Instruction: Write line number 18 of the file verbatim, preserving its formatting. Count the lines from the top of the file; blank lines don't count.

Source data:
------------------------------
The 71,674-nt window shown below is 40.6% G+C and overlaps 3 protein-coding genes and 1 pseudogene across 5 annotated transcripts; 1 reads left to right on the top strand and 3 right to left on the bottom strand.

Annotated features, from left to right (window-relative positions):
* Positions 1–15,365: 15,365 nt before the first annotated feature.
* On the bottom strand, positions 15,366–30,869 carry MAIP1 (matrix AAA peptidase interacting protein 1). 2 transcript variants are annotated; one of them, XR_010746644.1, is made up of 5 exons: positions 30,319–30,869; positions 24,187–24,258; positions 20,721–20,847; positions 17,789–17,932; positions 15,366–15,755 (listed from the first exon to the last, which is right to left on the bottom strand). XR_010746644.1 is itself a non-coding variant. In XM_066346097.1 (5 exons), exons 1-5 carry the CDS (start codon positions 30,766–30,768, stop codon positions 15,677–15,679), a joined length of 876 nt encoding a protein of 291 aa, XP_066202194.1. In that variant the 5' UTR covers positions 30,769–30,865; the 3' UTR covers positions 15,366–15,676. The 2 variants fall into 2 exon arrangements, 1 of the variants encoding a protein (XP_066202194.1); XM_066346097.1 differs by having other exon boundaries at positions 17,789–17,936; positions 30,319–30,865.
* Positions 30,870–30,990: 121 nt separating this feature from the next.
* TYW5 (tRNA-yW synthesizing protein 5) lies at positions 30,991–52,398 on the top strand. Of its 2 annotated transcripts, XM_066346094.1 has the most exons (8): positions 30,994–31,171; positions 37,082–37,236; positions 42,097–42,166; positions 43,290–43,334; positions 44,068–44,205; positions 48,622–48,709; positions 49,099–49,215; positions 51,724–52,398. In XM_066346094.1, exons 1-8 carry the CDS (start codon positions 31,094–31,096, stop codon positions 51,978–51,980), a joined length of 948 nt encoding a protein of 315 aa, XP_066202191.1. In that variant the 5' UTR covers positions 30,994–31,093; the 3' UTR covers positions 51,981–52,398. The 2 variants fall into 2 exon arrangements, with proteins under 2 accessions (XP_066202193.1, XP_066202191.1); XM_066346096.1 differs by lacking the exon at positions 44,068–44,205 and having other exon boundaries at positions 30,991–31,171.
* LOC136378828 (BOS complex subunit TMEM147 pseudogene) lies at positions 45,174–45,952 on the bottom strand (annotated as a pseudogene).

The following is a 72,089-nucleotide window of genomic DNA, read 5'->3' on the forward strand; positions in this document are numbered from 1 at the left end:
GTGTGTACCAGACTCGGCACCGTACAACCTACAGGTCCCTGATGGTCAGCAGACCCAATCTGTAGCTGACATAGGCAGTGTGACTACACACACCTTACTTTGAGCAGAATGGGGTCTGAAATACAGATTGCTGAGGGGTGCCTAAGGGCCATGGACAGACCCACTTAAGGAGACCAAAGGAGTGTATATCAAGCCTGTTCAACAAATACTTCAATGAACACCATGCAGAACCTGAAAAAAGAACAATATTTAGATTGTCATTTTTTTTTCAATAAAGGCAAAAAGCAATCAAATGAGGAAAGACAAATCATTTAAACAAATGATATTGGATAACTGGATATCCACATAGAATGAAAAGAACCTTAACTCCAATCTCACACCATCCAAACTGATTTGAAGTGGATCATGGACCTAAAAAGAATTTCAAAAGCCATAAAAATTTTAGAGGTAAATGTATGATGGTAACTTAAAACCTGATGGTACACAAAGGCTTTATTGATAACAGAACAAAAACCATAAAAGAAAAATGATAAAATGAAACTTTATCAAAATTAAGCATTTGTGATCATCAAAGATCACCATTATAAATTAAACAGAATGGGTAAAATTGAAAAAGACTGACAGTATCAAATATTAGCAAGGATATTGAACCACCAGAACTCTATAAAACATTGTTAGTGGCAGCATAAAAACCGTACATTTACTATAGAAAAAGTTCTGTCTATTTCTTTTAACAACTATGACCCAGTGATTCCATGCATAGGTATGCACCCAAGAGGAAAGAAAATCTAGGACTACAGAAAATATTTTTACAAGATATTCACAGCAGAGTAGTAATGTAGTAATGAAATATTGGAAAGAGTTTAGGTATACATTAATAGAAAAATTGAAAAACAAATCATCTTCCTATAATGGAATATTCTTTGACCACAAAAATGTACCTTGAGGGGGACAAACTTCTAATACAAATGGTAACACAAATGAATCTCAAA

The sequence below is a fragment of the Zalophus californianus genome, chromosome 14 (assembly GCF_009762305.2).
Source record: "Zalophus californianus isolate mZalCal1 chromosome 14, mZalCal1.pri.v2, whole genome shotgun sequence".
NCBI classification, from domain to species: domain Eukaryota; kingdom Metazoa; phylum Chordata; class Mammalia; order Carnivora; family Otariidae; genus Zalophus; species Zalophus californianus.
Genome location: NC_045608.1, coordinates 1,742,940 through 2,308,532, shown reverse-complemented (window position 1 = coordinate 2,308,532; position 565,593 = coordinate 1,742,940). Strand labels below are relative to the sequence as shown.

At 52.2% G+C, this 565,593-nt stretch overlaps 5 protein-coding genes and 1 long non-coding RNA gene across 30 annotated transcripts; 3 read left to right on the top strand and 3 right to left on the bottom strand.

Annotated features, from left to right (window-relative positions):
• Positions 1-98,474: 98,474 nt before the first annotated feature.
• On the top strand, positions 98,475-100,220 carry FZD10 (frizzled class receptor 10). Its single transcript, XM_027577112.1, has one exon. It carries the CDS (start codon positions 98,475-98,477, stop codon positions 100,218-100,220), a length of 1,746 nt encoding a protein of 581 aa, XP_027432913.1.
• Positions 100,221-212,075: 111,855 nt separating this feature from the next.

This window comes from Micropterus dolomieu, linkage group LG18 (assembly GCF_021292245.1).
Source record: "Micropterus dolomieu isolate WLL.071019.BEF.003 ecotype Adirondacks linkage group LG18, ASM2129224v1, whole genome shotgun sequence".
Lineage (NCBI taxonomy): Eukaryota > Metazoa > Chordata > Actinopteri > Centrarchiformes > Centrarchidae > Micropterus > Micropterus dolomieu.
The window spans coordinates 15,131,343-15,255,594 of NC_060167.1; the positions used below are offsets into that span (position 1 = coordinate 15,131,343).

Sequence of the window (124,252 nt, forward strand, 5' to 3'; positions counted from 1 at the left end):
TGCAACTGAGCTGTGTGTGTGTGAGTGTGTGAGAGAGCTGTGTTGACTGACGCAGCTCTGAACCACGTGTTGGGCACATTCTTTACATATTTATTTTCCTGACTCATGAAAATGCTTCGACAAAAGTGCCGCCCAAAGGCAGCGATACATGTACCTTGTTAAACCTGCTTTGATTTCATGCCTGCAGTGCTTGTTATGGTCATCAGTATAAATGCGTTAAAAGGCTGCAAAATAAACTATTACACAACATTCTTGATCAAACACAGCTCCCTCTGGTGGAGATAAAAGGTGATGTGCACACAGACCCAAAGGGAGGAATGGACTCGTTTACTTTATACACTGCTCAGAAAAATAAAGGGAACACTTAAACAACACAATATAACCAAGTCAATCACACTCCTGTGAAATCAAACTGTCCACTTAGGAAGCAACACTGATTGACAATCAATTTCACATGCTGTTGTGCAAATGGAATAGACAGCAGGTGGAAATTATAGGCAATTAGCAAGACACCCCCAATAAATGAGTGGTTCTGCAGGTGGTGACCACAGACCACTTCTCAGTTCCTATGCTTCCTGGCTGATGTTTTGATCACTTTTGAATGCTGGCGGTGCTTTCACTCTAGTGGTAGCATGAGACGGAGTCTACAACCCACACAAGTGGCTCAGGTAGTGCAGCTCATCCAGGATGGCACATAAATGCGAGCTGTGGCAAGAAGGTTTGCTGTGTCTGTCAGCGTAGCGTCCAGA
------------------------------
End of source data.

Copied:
• Positions 100,221-212,075: 111,855 nt separating this feature from the next.